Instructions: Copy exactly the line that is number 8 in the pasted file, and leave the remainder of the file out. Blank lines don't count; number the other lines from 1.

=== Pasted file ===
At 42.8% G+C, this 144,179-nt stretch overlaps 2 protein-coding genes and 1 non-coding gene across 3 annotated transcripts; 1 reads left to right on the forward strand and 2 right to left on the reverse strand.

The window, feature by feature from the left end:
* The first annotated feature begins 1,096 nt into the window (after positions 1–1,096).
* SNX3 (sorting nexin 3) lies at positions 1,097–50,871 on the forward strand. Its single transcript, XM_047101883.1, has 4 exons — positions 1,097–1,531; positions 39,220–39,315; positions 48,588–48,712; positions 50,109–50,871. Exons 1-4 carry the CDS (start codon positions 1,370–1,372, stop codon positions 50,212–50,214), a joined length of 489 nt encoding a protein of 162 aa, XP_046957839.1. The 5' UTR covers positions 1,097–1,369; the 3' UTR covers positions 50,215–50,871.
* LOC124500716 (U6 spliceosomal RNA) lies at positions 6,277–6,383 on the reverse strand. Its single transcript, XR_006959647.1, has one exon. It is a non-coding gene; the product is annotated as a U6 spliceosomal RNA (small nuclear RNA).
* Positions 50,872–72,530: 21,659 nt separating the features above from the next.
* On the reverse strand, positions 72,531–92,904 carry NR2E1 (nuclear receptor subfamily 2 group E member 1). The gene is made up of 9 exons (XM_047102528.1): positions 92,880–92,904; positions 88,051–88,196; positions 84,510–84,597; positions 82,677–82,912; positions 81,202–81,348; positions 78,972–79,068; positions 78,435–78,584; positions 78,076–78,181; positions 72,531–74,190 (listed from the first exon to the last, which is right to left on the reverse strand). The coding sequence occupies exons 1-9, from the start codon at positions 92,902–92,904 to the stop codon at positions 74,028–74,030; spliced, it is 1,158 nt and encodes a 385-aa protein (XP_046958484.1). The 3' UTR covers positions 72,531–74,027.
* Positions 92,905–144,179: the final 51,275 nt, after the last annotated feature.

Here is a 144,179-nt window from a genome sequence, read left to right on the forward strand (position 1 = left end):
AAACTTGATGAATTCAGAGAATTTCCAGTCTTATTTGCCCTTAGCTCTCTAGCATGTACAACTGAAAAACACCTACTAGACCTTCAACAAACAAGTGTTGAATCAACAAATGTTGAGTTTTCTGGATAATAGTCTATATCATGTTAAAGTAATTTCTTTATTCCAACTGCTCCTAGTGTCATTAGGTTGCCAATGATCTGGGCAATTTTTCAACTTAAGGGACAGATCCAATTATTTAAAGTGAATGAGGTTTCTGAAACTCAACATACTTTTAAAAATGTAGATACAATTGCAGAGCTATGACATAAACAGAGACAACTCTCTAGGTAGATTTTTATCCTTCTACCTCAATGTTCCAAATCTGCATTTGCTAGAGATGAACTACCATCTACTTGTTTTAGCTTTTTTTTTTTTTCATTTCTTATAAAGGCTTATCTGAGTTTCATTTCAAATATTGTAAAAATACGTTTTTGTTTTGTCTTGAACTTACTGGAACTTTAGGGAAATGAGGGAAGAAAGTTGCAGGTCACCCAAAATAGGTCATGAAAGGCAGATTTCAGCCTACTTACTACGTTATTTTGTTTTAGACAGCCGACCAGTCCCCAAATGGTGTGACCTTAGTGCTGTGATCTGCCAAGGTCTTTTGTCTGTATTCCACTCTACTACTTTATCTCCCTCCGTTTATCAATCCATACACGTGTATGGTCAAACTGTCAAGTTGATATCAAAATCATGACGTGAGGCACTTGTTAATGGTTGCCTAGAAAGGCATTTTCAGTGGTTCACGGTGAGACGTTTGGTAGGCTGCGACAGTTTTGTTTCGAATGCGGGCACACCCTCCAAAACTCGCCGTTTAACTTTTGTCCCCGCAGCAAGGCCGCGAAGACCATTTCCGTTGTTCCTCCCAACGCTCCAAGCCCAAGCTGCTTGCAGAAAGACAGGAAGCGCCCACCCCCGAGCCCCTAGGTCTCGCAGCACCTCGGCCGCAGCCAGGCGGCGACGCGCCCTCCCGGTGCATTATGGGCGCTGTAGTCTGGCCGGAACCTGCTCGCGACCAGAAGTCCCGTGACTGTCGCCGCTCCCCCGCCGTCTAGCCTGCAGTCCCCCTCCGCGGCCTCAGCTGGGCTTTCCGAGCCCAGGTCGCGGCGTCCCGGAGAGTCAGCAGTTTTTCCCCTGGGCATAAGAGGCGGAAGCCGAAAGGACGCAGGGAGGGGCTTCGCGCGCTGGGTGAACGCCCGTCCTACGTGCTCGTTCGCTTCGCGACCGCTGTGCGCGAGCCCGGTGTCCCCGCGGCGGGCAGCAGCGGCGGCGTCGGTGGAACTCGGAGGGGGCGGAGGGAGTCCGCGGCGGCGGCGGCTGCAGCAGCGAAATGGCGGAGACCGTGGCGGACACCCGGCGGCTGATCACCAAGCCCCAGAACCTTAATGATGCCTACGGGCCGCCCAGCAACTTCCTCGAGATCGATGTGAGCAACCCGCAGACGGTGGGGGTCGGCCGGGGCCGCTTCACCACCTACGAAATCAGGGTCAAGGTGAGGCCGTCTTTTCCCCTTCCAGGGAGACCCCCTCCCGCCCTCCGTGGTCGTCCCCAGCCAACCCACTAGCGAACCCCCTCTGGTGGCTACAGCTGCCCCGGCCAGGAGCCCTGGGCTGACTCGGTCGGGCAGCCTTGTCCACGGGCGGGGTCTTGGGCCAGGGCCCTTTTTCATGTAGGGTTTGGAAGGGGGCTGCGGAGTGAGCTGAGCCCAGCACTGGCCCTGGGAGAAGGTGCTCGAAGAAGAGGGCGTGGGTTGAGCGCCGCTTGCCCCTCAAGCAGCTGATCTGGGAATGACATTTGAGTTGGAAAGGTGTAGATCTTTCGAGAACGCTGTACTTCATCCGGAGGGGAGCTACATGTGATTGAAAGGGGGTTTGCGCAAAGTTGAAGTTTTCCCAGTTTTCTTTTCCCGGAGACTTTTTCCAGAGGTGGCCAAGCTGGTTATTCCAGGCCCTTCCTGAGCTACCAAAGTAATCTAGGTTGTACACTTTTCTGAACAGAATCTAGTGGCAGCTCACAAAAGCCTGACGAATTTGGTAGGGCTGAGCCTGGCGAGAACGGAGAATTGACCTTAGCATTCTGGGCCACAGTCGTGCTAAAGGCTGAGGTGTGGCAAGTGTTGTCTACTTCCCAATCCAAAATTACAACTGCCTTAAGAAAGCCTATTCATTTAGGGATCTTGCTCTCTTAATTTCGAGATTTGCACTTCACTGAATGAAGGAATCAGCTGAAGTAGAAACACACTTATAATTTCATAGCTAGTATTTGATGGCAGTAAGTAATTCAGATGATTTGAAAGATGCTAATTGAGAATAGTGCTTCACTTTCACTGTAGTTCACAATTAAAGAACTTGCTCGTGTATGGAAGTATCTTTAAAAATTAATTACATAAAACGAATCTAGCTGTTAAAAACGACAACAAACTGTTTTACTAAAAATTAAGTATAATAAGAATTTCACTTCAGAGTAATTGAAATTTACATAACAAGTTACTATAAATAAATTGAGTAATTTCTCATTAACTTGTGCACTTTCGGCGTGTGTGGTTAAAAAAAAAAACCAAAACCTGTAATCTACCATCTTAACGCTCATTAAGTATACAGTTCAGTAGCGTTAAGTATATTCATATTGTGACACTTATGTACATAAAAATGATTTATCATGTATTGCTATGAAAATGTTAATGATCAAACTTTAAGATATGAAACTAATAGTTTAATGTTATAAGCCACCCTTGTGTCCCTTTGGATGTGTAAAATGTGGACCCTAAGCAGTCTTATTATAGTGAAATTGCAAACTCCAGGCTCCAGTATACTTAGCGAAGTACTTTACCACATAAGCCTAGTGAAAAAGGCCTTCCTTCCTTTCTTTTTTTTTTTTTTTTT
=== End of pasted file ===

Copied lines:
* Positions 92,905–144,179: the final 51,275 nt, after the last annotated feature.